THE REPUBLIC OF UGANDA
IN THE HIGH COURT OF UGANDA AT KAMPALA
MISC. APPLICATION NO. 231/2019
ARISING FROM CAD/ARB/No. 62/2017
FORT PORTAL MUNICIPAL COUNCIL ..………………… APPLICANT
PLINTH TECHNICAL WORKS LTD …………………… RESPONDENT
BEFORE HON. JUSTICE DR. HENRY PETER ADONYO
This application is brought under sections 4, 5, 6, 16, 71 (2) of the Arbitration and Conciliation Act, Cap. 4 and Rule 13 Arbitration Rules (1st Schedule) of the Act and Section 98 of the Civil Procedure Act.
It seeks the following remedial orders, among others that;
- The decision of the arbitrator under section 16 (6) of the Arbitration and Conciliation Act be set aside
- Orders concerning and validating the Adjudication proceedings before Eng. Daka Michael appointed by the Uganda Institution of Professional Engineers (UIPE) under Clause 24.1 of the contract which are being pre-empted by the Arbitrator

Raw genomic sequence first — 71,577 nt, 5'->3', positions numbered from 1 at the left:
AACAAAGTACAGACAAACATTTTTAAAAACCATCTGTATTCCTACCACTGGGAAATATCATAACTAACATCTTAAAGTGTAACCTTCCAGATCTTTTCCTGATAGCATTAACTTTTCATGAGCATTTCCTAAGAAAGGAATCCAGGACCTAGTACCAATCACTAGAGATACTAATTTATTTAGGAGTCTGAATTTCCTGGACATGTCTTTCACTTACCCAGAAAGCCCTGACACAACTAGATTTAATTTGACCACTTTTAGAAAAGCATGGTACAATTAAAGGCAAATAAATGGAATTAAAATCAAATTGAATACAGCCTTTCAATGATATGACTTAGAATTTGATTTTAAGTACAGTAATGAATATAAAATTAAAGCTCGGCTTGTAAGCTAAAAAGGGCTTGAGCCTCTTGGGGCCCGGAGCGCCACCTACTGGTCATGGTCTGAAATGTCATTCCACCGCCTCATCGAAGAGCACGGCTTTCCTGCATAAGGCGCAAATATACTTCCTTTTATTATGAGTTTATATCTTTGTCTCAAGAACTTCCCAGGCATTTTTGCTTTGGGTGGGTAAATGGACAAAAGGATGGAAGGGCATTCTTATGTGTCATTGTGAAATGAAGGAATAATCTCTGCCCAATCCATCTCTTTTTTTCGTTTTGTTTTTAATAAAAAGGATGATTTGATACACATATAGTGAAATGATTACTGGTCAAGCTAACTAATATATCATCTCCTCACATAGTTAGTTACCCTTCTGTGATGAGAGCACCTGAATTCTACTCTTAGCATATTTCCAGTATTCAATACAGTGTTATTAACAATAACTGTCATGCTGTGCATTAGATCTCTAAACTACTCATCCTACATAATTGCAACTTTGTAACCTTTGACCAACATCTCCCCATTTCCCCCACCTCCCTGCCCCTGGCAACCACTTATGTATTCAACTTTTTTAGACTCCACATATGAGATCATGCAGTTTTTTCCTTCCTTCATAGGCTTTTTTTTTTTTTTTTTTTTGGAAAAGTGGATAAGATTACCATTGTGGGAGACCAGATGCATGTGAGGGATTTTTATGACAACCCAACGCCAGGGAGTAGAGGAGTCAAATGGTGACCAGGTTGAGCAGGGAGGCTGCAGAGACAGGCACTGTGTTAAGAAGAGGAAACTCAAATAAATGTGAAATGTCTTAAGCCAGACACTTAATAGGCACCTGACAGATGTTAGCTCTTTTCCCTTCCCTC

- Orders in respect of the Arbitrator assuming an original jurisdiction under Clause 25.4 of the contract, thereby undermining his own jurisdiction by the nature of which under Clause 25.3 of the contract should be an Appellate Jurisdiction against the decision of the Adjudicator
- Orders in respect of the Arbitrator re-opening and entertaining compensation claims and matters concluded concerning issues in regard to payment certificates which had been duly discharged, and in any case dispute of which should have been subject to Adjudication proceedings under Clause 24.1 of the contract and were not duly raised or determined by an adjudicator